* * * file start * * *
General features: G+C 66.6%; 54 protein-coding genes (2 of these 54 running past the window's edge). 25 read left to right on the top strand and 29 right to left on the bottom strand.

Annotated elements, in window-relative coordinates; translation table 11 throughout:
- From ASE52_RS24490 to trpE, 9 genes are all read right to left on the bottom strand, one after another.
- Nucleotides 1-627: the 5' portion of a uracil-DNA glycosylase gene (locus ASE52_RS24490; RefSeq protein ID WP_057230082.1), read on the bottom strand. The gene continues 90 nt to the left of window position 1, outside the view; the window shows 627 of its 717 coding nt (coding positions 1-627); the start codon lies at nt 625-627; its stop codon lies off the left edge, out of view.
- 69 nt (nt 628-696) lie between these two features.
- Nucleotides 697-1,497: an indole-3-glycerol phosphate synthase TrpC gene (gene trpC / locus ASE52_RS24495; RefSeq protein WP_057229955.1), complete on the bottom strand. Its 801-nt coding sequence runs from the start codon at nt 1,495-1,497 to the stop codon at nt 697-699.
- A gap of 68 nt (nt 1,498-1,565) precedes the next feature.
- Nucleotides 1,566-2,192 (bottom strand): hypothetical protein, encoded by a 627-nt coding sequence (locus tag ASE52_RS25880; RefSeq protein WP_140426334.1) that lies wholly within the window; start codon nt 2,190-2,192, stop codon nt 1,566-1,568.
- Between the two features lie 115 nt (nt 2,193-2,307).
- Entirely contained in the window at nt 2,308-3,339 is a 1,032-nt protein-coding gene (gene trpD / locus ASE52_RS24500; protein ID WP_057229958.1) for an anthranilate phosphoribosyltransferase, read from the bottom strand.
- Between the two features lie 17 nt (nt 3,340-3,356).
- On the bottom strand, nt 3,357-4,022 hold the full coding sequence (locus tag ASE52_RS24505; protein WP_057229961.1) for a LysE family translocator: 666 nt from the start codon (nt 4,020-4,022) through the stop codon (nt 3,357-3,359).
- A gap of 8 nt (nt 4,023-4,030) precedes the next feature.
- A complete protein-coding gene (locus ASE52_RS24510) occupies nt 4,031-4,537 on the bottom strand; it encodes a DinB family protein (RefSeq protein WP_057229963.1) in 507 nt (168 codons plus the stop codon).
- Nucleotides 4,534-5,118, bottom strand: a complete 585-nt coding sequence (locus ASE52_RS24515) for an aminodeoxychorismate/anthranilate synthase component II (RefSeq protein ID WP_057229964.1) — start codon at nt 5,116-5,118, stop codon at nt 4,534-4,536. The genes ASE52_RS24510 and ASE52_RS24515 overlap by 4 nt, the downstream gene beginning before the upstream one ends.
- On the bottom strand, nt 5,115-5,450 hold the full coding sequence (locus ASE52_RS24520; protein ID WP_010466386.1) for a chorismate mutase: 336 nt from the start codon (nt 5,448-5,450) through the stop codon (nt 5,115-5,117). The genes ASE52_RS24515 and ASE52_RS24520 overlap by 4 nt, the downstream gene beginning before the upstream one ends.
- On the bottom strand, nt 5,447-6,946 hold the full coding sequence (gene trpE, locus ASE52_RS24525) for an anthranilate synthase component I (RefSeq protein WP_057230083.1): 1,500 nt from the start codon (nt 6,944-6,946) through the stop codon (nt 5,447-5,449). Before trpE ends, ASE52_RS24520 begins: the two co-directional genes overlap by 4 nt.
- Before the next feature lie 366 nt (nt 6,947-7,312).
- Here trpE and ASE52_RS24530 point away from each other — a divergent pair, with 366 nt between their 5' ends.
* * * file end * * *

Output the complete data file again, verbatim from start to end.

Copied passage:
General features: G+C 66.6%; 54 protein-coding genes (2 of these 54 running past the window's edge). 25 read left to right on the top strand and 29 right to left on the bottom strand.

Annotated elements, in window-relative coordinates; translation table 11 throughout:
- From ASE52_RS24490 to trpE, 9 genes are all read right to left on the bottom strand, one after another.
- Nucleotides 1-627: the 5' portion of a uracil-DNA glycosylase gene (locus ASE52_RS24490; RefSeq protein ID WP_057230082.1), read on the bottom strand. The gene continues 90 nt to the left of window position 1, outside the view; the window shows 627 of its 717 coding nt (coding positions 1-627); the start codon lies at nt 625-627; its stop codon lies off the left edge, out of view.
- 69 nt (nt 628-696) lie between these two features.
- Nucleotides 697-1,497: an indole-3-glycerol phosphate synthase TrpC gene (gene trpC / locus ASE52_RS24495; RefSeq protein WP_057229955.1), complete on the bottom strand. Its 801-nt coding sequence runs from the start codon at nt 1,495-1,497 to the stop codon at nt 697-699.
- A gap of 68 nt (nt 1,498-1,565) precedes the next feature.
- Nucleotides 1,566-2,192 (bottom strand): hypothetical protein, encoded by a 627-nt coding sequence (locus tag ASE52_RS25880; RefSeq protein WP_140426334.1) that lies wholly within the window; start codon nt 2,190-2,192, stop codon nt 1,566-1,568.
- Between the two features lie 115 nt (nt 2,193-2,307).
- Entirely contained in the window at nt 2,308-3,339 is a 1,032-nt protein-coding gene (gene trpD / locus ASE52_RS24500; protein ID WP_057229958.1) for an anthranilate phosphoribosyltransferase, read from the bottom strand.
- Between the two features lie 17 nt (nt 3,340-3,356).
- On the bottom strand, nt 3,357-4,022 hold the full coding sequence (locus tag ASE52_RS24505; protein WP_057229961.1) for a LysE family translocator: 666 nt from the start codon (nt 4,020-4,022) through the stop codon (nt 3,357-3,359).
- A gap of 8 nt (nt 4,023-4,030) precedes the next feature.
- A complete protein-coding gene (locus ASE52_RS24510) occupies nt 4,031-4,537 on the bottom strand; it encodes a DinB family protein (RefSeq protein WP_057229963.1) in 507 nt (168 codons plus the stop codon).
- Nucleotides 4,534-5,118, bottom strand: a complete 585-nt coding sequence (locus ASE52_RS24515) for an aminodeoxychorismate/anthranilate synthase component II (RefSeq protein ID WP_057229964.1) — start codon at nt 5,116-5,118, stop codon at nt 4,534-4,536. The genes ASE52_RS24510 and ASE52_RS24515 overlap by 4 nt, the downstream gene beginning before the upstream one ends.
- On the bottom strand, nt 5,115-5,450 hold the full coding sequence (locus ASE52_RS24520; protein ID WP_010466386.1) for a chorismate mutase: 336 nt from the start codon (nt 5,448-5,450) through the stop codon (nt 5,115-5,117). The genes ASE52_RS24515 and ASE52_RS24520 overlap by 4 nt, the downstream gene beginning before the upstream one ends.
- On the bottom strand, nt 5,447-6,946 hold the full coding sequence (gene trpE, locus ASE52_RS24525) for an anthranilate synthase component I (RefSeq protein WP_057230083.1): 1,500 nt from the start codon (nt 6,944-6,946) through the stop codon (nt 5,447-5,449). Before trpE ends, ASE52_RS24520 begins: the two co-directional genes overlap by 4 nt.
- Before the next feature lie 366 nt (nt 6,947-7,312).
- Here trpE and ASE52_RS24530 point away from each other — a divergent pair, with 366 nt between their 5' ends.